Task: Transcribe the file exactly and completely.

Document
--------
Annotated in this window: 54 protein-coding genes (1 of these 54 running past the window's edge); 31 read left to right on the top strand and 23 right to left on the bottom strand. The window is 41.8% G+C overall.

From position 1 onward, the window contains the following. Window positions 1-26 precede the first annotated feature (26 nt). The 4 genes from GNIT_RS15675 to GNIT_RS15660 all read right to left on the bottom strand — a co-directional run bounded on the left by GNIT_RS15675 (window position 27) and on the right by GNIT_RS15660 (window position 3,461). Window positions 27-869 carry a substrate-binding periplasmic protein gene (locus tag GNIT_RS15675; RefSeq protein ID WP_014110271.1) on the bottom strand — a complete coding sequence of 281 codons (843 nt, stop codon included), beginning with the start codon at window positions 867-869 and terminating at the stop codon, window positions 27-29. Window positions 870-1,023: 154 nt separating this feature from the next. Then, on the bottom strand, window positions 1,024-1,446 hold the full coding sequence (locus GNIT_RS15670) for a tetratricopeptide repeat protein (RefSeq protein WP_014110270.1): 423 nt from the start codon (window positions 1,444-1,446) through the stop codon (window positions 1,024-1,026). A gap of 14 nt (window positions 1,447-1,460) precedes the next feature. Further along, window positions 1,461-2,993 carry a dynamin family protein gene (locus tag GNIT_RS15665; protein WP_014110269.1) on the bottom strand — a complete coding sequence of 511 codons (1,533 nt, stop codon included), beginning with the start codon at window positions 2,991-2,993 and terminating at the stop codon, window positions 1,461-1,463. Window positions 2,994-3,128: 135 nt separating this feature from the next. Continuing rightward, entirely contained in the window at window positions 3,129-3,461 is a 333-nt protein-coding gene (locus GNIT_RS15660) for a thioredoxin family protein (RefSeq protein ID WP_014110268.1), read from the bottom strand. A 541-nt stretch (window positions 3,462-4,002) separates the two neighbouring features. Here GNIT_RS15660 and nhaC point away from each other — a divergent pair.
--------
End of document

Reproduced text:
Annotated in this window: 54 protein-coding genes (1 of these 54 running past the window's edge); 31 read left to right on the top strand and 23 right to left on the bottom strand. The window is 41.8% G+C overall.

From position 1 onward, the window contains the following. Window positions 1-26 precede the first annotated feature (26 nt). The 4 genes from GNIT_RS15675 to GNIT_RS15660 all read right to left on the bottom strand — a co-directional run bounded on the left by GNIT_RS15675 (window position 27) and on the right by GNIT_RS15660 (window position 3,461). Window positions 27-869 carry a substrate-binding periplasmic protein gene (locus tag GNIT_RS15675; RefSeq protein ID WP_014110271.1) on the bottom strand — a complete coding sequence of 281 codons (843 nt, stop codon included), beginning with the start codon at window positions 867-869 and terminating at the stop codon, window positions 27-29. Window positions 870-1,023: 154 nt separating this feature from the next. Then, on the bottom strand, window positions 1,024-1,446 hold the full coding sequence (locus GNIT_RS15670) for a tetratricopeptide repeat protein (RefSeq protein WP_014110270.1): 423 nt from the start codon (window positions 1,444-1,446) through the stop codon (window positions 1,024-1,026). A gap of 14 nt (window positions 1,447-1,460) precedes the next feature. Further along, window positions 1,461-2,993 carry a dynamin family protein gene (locus tag GNIT_RS15665; protein WP_014110269.1) on the bottom strand — a complete coding sequence of 511 codons (1,533 nt, stop codon included), beginning with the start codon at window positions 2,991-2,993 and terminating at the stop codon, window positions 1,461-1,463. Window positions 2,994-3,128: 135 nt separating this feature from the next. Continuing rightward, entirely contained in the window at window positions 3,129-3,461 is a 333-nt protein-coding gene (locus GNIT_RS15660) for a thioredoxin family protein (RefSeq protein ID WP_014110268.1), read from the bottom strand. A 541-nt stretch (window positions 3,462-4,002) separates the two neighbouring features. Here GNIT_RS15660 and nhaC point away from each other — a divergent pair.